2004 Mazda 3

Chantilly, France—

The rural roads an hour north of Paris aren't nearly as bad as Michigan's, but they're no prize, either. It's fair to say that a day's drive there in the newest member of the Mazda family was a good indication that we're going to love the 3 once it arrives in America.

Driver Side Rear View

Having fond feelings for the Protegé it replaces, we were pleased to see the Mazda 3's boldly sculpted face, which bears a strong resemblance to both the RX-8 and the 6. And we were also pleased to note that a dimensional increase will allow back-seat passengers in both the elegant four-door sedan and the edgy four-door hatchback to breathe easier. Surprisingly, the sedan and the hatch share not a single body panel.

If you appreciated the sporting nature of the Protegé, you'll also breathe easier. The 3's two available four-cylinder engines include the base 148-horsepower (slightly less in California emissions trim) 2.0-liter and an optional 160-horsepower 2.3-liter handed down from the Mazda 6. Both engines are from Mazda's new MZR engine family. The 2.0-liter does the job, with 18 more horses than the Protegé's 2.0-liter. But it's certainly not as convincing as the bigger engine, which has as-yet-untapped capacity, according to Jim O'Sullivan, Mazda's U.S. president. A five-speed manual gearbox (based on the 6's) can be traded out for an automatic four-speed that has a manual mode—a rarity in this class. The Mazda 6 is also the source of the 3's sophisticated rear multi-link suspension, which is set up to give the car great stability in high-speed sweepers. The front suspension consists of MacPherson struts, with fluid-filled bushings at the rear of the lower arms, mounted to a rubber-isolated subframe—another rarity in the economy class. If the suspension felt a bit harsh on the worst of the French bumps, improvements in braking, steering, and bending rigidity (now 40 percent stiffer) were both noticeable and welcome.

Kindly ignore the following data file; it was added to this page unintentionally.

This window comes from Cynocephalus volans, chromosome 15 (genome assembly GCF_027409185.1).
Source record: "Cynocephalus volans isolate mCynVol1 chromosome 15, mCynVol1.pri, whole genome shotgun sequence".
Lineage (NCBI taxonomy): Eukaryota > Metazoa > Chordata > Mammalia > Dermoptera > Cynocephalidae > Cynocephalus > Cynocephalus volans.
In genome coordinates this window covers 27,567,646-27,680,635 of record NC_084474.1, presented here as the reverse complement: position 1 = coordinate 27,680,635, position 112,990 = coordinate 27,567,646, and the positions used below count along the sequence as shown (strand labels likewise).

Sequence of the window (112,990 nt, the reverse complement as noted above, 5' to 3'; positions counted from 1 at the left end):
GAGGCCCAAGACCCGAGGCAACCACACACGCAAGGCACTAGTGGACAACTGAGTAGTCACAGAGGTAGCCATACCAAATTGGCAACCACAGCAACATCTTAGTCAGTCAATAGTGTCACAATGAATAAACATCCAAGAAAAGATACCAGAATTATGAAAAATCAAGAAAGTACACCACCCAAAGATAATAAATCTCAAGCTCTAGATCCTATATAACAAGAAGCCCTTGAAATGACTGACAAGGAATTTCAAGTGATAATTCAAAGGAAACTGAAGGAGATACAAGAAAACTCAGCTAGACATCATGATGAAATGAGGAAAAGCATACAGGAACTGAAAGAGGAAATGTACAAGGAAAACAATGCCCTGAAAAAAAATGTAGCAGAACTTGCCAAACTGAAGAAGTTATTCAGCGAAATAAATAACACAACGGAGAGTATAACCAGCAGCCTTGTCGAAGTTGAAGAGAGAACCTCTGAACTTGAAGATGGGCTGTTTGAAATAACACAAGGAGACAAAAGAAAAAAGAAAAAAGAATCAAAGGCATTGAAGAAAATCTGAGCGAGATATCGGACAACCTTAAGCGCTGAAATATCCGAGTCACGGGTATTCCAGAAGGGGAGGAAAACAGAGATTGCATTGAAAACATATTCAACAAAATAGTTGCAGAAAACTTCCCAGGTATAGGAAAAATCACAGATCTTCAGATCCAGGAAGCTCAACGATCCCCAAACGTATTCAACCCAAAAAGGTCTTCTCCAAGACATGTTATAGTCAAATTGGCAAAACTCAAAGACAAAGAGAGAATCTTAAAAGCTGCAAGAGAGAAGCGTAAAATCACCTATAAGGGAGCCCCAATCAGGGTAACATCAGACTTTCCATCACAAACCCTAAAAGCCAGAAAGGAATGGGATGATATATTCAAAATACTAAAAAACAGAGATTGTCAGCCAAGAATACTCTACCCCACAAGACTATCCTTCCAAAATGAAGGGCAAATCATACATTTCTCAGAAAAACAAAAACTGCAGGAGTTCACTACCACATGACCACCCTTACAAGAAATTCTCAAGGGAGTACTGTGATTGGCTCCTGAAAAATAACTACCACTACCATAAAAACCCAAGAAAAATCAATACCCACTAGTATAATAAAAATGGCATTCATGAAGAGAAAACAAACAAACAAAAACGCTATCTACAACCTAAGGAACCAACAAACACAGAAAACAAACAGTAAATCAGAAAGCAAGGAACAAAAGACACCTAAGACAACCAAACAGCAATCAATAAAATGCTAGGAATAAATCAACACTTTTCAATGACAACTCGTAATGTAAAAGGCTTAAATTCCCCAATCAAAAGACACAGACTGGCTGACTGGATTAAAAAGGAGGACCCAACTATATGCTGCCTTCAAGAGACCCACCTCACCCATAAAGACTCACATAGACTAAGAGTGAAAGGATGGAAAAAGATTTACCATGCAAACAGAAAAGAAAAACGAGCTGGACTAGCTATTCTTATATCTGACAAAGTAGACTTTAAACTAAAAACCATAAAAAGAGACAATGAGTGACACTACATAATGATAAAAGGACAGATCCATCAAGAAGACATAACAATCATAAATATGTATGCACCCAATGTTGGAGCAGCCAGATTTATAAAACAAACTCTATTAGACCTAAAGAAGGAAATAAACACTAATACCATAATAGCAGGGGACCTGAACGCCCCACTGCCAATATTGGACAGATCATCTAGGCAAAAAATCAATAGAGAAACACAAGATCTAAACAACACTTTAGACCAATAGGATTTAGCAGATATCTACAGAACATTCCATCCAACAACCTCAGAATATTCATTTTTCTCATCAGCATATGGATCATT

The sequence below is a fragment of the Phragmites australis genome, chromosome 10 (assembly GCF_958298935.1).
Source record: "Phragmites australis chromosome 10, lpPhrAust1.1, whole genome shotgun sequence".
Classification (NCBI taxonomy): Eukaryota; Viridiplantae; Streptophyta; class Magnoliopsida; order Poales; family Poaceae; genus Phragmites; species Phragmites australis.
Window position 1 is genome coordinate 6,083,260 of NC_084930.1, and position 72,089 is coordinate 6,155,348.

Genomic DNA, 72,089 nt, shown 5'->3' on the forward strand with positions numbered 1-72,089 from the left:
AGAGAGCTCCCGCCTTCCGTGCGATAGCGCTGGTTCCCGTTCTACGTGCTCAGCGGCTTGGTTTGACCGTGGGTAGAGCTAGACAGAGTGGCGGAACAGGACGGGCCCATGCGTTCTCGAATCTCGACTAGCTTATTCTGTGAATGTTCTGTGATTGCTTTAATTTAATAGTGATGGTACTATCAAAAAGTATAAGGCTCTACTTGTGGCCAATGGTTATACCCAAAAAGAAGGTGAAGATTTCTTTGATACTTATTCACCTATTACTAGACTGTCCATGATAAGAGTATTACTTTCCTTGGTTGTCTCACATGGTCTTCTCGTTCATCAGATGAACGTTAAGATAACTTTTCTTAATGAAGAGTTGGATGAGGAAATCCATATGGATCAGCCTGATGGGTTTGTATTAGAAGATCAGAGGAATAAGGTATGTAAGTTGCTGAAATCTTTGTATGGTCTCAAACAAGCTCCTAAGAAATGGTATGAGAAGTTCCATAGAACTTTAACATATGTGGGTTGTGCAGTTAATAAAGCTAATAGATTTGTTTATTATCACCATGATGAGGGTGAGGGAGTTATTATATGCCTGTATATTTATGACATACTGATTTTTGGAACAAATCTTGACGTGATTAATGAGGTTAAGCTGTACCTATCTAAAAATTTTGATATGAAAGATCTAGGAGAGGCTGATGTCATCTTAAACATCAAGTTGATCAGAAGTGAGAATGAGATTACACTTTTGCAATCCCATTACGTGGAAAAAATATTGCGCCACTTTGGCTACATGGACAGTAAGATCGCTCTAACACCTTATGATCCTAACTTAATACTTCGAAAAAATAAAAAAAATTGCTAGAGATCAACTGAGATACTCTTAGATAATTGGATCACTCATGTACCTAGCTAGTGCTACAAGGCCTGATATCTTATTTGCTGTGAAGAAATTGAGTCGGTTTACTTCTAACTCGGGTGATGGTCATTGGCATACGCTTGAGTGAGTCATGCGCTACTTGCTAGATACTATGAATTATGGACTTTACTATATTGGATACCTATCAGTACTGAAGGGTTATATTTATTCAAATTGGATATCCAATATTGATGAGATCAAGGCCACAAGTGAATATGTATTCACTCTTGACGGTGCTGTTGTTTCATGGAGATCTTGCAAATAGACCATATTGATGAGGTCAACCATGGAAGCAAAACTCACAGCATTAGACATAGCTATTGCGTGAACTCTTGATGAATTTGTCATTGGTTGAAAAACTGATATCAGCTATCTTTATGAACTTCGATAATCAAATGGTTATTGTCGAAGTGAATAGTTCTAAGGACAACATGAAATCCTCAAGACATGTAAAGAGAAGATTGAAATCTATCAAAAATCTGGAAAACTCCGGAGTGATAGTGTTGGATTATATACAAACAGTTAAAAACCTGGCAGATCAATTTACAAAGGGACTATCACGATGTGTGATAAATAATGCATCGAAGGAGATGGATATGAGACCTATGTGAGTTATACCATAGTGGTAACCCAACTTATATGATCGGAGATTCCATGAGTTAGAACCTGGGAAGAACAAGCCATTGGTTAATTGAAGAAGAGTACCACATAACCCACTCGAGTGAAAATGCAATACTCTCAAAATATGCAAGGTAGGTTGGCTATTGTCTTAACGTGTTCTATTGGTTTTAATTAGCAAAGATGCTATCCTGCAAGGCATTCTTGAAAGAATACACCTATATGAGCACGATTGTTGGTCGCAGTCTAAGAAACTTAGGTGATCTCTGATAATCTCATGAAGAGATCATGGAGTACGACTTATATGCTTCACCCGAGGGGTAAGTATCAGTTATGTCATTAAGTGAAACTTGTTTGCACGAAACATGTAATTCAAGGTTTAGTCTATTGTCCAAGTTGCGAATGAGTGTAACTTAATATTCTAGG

Driver Side Steering Wheel View

The cabin has lost some of the Protegé's wilder, Roppongi nightclub atmosphere, but it is still much hipper than the cabin of your average Japanese entry-level sedan. The 3's gauges are black, with red numbers and needles, and they are bathed in a blue night-light. The radio can be operated by an older adult, even one with bifocals. The glove box will actually hold a personal computer, and we don't mean a PalmPilot.

The big news: The Mazda 3 shares common pieces and architecture with Europe's next Ford Focus and the Volvo S40, a move that saved the blue oval fifteen percent in development costs and allowed Mazda to bring out the 3 a year early. Volvo's contribution was significant, from major safety improvements in the structural design to dual front air bags and optional side curtains, seatbelt pretensioners, and whiplash-reducing front headrests, among other features. In any case, the 3 is a Mazda, nestling snugly alongside the RX-8 and the 6 and backing up Mazda's "Zoom-Zoom" marketing message with the reality of engineering.

Those praying for a whiff of sport in the sub-$15,000 range should put the 3 on their shopping lists. A Mazdaspeed version is in the pipeline, but for now you can order either the sedan or the hatch with a Sports Appearance package (bumpers, side skirts, spoilers, foglamps) until the real go-fast goodies arrive. As the Mazda 6 has shown its formidable competition from Honda and Toyota the path to the enlightened mid-size sedan, so shall the Mazda 3 underline the ability of an entry-level four-door sedan to be not only useful and of impeccable build quality but also fun to drive.

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